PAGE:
Miami-Dade County Mayor Proposes Subsidizing Landlords
What Could Go Wrong?
Living in Miami is expensive. But Miami-Dade Mayor, Daniella Levine Cava, has a plan. Uh oh. Never trust a person who takes a photo with a mask on and then makes that photo their homepage. The virus doesn’t spread through the screen, people.
What’s her plan, you ask? Well, Mayor Levine Cava is proposing monthly subsidies to landlords in an effort to lower rental costs.1 You heard that right … subsidies to landlords, not renters. If approved, this program would go into effect next year. What could go wrong?
The Workforce Housing Incentive Program
The proposal, known as the Workforce Housing Incentive Program, has $10 million in subsidies on the table. The workforce program is apparently targeted towards the middle-class, not the poor. This becomes obvious by the fact that renting families earning up to 140% of the Area Median Income (AMI) could be eligible. That’s over $130,000 a year for a family of four.2 Perhaps the mayor realizes the county’s policies have been destroying the middle class over the years. But this program will likely continue the destruction by creating new welfare dependents out of the middle class.
The program would require landlords to reduce rents to “workforce” levels. What is a “workforce” level, you ask? Hell if I know. It’s subjective, of course. It’s whatever a bureaucrat feels is affordable. The proposed guidelines would set a maximum rental cap of $3,073 per month for a two-bedroom apartment.
The program works such that a landlord is compensated with a subsidy for their reduction in rent. The renters win and the landlords win. Everybody is happy, right? No. As Happy Gilmore once said, “the price is wrong, bitch!”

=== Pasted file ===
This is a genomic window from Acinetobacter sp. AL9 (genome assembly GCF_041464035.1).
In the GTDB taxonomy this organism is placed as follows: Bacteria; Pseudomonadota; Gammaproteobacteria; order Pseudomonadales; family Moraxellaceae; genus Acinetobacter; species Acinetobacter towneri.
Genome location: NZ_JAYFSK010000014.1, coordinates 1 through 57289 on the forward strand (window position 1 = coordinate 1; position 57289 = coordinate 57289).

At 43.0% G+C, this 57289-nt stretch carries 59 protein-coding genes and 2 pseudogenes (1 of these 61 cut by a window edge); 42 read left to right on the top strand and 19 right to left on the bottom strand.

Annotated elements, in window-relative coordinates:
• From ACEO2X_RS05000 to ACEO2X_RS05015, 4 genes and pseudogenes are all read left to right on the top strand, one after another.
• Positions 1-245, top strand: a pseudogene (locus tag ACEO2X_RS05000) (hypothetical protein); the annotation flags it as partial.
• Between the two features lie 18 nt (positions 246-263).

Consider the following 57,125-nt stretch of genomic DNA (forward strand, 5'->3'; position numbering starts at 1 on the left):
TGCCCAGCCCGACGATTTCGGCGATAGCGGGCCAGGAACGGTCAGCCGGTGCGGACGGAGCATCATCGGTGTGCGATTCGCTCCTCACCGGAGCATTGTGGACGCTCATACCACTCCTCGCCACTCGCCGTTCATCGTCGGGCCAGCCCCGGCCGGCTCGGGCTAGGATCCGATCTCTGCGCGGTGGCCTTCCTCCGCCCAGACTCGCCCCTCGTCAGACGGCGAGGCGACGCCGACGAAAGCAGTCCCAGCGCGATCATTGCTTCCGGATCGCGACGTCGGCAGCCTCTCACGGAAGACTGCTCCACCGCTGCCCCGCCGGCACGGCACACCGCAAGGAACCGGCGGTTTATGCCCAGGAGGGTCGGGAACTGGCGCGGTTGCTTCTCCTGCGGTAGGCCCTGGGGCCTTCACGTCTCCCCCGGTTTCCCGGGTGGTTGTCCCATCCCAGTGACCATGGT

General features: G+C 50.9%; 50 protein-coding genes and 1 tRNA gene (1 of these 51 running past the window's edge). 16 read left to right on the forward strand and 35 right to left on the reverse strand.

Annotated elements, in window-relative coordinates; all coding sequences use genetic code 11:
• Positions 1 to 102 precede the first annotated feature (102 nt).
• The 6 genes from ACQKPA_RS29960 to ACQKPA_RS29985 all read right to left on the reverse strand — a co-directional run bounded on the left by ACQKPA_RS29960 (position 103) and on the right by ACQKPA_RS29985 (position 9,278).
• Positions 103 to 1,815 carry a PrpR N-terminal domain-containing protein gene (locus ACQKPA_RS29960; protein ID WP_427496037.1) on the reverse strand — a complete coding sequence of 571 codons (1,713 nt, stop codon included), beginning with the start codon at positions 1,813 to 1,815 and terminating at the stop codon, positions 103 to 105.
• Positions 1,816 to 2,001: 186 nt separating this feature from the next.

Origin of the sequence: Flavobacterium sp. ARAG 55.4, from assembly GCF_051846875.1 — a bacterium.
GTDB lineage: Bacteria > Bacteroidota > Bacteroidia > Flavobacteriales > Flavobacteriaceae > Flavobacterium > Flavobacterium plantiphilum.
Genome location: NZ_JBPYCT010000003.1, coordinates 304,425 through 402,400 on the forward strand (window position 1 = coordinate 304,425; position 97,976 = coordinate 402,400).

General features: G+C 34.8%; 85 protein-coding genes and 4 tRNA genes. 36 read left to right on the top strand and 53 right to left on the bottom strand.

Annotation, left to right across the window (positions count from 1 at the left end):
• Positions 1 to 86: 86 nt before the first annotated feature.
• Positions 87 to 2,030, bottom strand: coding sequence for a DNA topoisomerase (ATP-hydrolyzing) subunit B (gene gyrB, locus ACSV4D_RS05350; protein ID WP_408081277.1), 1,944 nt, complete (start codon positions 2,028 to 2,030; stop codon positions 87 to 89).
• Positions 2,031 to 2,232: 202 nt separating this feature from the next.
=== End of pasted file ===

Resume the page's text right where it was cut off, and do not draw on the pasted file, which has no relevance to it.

Like a magician hiding the true method of a trick, such a subsidy proposal only hides the method of rental payments. The cost of living won’t be reduced, it will only be hidden. So, who pays? Well, it ain’t going to be the landlords. It’ll be the middle class paying on the back-end through taxes.
According to Douglas Hanks of the Miami Herald,
Large apartment operators and builders helped design the new subsidy program, and joined Levine Cava at an Aug. 29 press conference promoting it as part of her $86 million “HOMES” housing initiative that’s also part of her budget plan.
“We actually helped draft the legislation,” Ana VeigaMilton said before joining Levine Cava at the podium. The Milton family owns United Property Management, one of the largest residential landlords in Miami-Dade. “It was a completely collaborative effort between the public sector and the private sector,” VeigaMilton said.
Read that again. Large apartment landlords helped to come up with this plan. You don’t say! Sounds legit.
The workforce program would pay landlords about $167 per month to reduce their rent. Now call me crazy cynical, but I suspect that landlords will be jacking up their rents to meet the maximum cap such that they, all of a sudden, qualify for the free money. Prepare for backfire.
But landlords shouldn’t grin just yet. If you deal with the devil you are going to get burned. Taking these subsidies means you will be under more control of those that feed you. But, perhaps it’s the landlords that are feeding the mayor. Hmmm.